Google Glass: The Next Big Platform?

Google Glass was demoed in dramatic fashion at Google IO; in front of 5,000 attendees (myself included), skydivers jumped from one mile over Moscone Center in San Francisco while participating in a "hangout" using Google Glass.


(Google Glass live sky-diving demo)

Will Google Glass become the next big platform in mobile computing? Google hopes so; Google I/O attendees (in the main, software developers) were given the opportunity to pony up $1,500 to get an "Explorer" prototype version.

These remarks by Babak Parviz help illustrate the new device, which weighs about as much as a pair of sunglasses. Technovelgy readers will recall his work on Circuit Smart Contact Lens, Presaged By Niven, Barnes and Vinge.

"We have a pretty powerful processor and a lot of memory in the device. There’s quite a bit of storage on board, so you can store images and video on board, or you can just live stream it out. We have a see-through display, so it shows images and video if you like, and it’s all self-contained. It has a camera that can collect photographs or video. It has a touchpad so it can interact with the system, and it has gyroscope, accelerometers, and compasses for making the system aware in terms of location and direction. It has microphones for collecting sound, it has a small speaker for getting sound back to the person who’s wearing it, and it has Wi-Fi and Bluetooth. And GPS...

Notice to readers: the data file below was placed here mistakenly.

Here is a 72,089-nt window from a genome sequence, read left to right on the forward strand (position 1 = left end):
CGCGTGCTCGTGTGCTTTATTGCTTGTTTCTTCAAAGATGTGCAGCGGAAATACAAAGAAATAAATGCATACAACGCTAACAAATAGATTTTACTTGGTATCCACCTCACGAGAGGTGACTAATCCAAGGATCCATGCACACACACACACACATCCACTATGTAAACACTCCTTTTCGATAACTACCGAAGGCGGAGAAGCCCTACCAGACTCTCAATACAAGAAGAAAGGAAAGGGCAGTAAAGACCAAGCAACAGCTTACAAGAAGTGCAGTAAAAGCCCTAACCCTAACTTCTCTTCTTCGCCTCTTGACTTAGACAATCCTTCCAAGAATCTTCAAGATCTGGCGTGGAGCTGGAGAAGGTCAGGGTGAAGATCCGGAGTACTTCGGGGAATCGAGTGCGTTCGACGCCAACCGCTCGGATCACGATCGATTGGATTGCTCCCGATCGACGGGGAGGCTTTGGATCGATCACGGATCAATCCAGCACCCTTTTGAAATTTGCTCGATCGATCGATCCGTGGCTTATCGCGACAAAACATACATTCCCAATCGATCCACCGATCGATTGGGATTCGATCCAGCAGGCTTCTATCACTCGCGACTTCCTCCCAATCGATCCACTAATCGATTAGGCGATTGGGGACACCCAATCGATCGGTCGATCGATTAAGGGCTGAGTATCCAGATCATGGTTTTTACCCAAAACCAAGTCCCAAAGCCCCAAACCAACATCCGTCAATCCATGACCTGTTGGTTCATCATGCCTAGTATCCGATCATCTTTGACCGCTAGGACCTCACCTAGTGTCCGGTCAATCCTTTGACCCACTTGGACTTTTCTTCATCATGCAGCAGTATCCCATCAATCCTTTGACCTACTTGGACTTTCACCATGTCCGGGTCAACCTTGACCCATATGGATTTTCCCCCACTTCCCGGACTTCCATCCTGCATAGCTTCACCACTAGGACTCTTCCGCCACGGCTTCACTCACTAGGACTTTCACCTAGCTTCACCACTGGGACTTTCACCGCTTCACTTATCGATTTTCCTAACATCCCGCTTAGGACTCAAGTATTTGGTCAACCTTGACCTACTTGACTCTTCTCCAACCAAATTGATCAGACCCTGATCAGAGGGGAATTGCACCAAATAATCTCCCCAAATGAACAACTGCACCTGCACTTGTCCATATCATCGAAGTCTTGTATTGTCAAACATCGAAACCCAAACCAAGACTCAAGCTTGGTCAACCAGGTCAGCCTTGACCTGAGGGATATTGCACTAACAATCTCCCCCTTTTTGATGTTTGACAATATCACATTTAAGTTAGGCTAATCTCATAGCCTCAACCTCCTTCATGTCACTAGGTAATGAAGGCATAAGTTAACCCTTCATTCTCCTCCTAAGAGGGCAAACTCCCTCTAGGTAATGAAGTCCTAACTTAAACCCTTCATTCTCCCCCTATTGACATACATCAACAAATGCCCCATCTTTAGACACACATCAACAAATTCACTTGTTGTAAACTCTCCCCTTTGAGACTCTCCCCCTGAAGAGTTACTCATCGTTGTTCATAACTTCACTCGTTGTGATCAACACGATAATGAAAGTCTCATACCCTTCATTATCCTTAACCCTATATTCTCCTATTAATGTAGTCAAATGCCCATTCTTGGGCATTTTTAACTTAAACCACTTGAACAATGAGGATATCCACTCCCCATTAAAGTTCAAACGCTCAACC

On the side of the device there’s a two-dimensional touchpad. We have a button that we typically use for taking pictures. There are microphones in the system, so I you could have sound input to the system. We’ve experimented with that and we’ve experimented with gyroscopes and accelerometers and compasses with different types of gesture input. Now, how this is going turn into a consumer product, we’re still experimenting. It’s not entirely finalized yet.

Since this device is still in the prototype stage, Google engineers can still check out the future in the form of overlay specs from Charles Stross' 2007 novel Halting State or the videoshades from Bruce Sterling's 1988 novel Islands in the Net.

Scroll down for more stories in the same category. (Story submitted 6/29/2012)

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